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      The 10 best photographs I've taken: lab manager Ben Andrews

      (Image credit: Future)

      I'm DCW's lab manager, but don't go thinking of test tubes and white lab coats. My job is to scientifically test cameras using specialist equipment and software to give you objective and directly comparable reviews of camera and lens image quality.

      Spending all day inside with geeky image analysis software doesn't leave much time to explore the great outdoors, but I do escape occasionally and snap something a bit more appealing than a black and white test chart. Here are my 10 favourite shots that I've snapped over the years.

      Despite testing cameras and lenses that can cost as much as a new car, I personally use fairly inexpensive equipment. I've been a particular fan of the bang-per-buck offered by Nikon's entry-level DSLRs, with my first interchangeable lens camera being a Nikon D5000. I've also owned a D5100 and now a D5500, teamed with equally inexpensive glass.

      I'm a camera and tech enthusiast not a visionary creative photographer, and my 'best' shots certainly won't be winning any awards, but here goes...

      1. Italian Stallion, 2017

      (Image credit: Future)

      Cars are huge passion of mine, and like many a petrolhead, few things are more evocative than a scarlet Ferrari - here it's a 328. This particular car was on a presentation line up alongside a lot of other classic cars in a very crowded Gloucester town centre. In an effort to hide any background distractions, I focused in on a key feature of the car - in this case, its distinctive slatted engine cover. The purely red and black colours in the image further enhance the stylistic effect I was going for, helped by a quick Levels and Curves tweak in Photoshop to boost image contrast.

      Camera: Nikon D5500 & AFS DX 18-55 mm f/3.5-5.6G VR
      Settings: 1/200s, f/5.3, ISO 200, 40mm

      2. Bloomin' lily, 2012

      (Image credit: Future)

      Sometimes the most unlikely setting can provide an opportunity for a decent snap. This lily isn't in some exotic botanical garden, but rather a garden my upstairs neighbour's house at the time. The low angle from which the shot was captured came from necessity rather than choice, as I was hanging the camera out the window of the basement flat I was staying in. I got lucky with the lighting, and a quick Photoshop colour saturation boost and levels adjustment really made the shot 'pop'.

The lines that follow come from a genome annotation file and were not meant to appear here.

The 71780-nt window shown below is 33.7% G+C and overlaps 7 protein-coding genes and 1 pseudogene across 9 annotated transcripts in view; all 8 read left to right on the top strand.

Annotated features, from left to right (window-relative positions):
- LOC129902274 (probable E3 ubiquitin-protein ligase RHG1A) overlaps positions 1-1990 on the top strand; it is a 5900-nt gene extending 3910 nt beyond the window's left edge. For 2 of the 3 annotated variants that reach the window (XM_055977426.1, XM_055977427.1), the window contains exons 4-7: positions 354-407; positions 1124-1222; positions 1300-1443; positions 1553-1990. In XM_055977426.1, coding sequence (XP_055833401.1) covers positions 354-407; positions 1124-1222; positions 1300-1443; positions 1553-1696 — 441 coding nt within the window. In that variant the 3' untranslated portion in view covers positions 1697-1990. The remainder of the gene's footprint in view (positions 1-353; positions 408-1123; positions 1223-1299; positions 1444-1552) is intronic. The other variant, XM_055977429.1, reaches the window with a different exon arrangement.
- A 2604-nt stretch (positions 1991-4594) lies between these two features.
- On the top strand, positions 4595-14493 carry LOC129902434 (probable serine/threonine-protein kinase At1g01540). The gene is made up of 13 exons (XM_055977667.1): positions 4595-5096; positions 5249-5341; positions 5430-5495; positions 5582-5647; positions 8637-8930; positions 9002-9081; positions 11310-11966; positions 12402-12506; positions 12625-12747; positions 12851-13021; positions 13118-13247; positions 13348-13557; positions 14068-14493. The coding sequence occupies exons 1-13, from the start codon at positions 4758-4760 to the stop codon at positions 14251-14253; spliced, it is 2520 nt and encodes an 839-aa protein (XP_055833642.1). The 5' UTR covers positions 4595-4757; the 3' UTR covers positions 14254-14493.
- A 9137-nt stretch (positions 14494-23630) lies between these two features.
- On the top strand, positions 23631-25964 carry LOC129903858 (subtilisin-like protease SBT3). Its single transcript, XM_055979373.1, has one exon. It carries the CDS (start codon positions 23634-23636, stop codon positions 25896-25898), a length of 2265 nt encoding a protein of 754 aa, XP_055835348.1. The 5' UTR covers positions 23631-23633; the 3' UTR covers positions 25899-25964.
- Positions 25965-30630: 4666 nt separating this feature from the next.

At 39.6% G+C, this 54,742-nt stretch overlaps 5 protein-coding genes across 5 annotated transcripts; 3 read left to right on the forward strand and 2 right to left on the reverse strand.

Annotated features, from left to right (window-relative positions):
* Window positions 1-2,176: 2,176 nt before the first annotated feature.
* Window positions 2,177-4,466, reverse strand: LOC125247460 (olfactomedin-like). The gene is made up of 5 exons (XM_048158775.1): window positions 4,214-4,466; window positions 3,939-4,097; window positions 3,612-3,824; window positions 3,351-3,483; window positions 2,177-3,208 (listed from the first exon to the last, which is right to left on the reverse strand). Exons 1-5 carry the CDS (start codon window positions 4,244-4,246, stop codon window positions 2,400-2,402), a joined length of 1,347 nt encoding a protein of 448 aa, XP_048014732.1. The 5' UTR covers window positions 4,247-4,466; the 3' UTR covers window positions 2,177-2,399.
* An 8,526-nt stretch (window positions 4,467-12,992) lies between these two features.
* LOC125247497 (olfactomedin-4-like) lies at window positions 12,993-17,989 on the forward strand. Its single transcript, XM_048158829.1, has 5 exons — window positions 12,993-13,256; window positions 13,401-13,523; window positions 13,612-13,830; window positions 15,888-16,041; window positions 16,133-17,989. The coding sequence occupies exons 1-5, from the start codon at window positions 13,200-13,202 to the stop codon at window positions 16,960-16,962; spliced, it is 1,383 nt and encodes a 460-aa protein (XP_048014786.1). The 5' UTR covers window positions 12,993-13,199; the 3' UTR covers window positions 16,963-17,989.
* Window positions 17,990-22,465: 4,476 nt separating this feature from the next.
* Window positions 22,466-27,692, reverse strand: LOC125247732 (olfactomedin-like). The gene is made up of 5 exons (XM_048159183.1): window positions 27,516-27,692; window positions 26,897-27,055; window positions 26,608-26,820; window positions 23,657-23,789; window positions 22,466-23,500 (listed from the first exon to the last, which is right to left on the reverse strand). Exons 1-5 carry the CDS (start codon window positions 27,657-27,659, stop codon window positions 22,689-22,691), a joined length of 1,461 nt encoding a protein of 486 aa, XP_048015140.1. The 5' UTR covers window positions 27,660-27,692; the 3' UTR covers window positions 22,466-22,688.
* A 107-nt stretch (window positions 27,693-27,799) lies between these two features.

Camera: Nikon D5100 & AFS DX 55-200mm f/4-5.6 VR

      Settings: 1/640s, f/9, ISO 250, 160mm

      3. Autumn leaves, 2012

      (Image credit: Future)

      Many of my favourite shots are of ordinary subjects in ordinary places. This particular subjects is nothing that special - autumn leaves on the ground - but by ensuring no other background distractions made it into frame draws attention to the simple shapes and restricted colour pallet that make up the image. The shallow depth of field achieved by using a large aperture prime lens - in this case, a relatively inexpensive Nikon DX 35mm f/1.8 - further draws attention to a specific point of focus in the centre of the shot.

      Camera: Nikon D5100 & AF-S DX 35mm f/1.8G

      Settings: 1/1000s, f/2.8, ISO 250, 35mm

      4. Koala, 2011

      (Image credit: Future)

      Normally I try to follow the adage of 'never work with children or animals', but this particular Koala on the Australian Sunshine Coast was so well behaved that I was able to get a pretty decent in-focus shot. Sure, a more exotic lens would have made for smoother background bokeh, but I was traveling light and cheap with my bargain Nikon DX 55-200mm VR telephoto lens. The Aussie summer warmth of the image showed through in the original shot, but here I've helped it along with my usual Levels and Curves adjustment in Photoshop.

      Camera: Nikon D5000 & AFS DX 55-200mm f/4-5.6 VR

      Settings: 1/200s, f/9, ISO 320, 200mm

      5. Old vs. new, 2016

      (Image credit: Future)

      Shot at a 'cars & coffee' meet-up in Bristol, UK, these events showcase a variety of diverse vehicles all displayed next to each other. The crowded setting makes it tough to get an image of one particular car without background distractions, but in this case it's the background that helps make the composition. The patina of the ratrod pickup truck in the foreground - basic, American engineering of a bygone era - plays off against the modern, high-tech Japanese Nissan Skyline GTR in the background. The tangential positioning of each vehicle further helps accentuate the contrast, as does the colour vs. monochome difference between the two vehicles.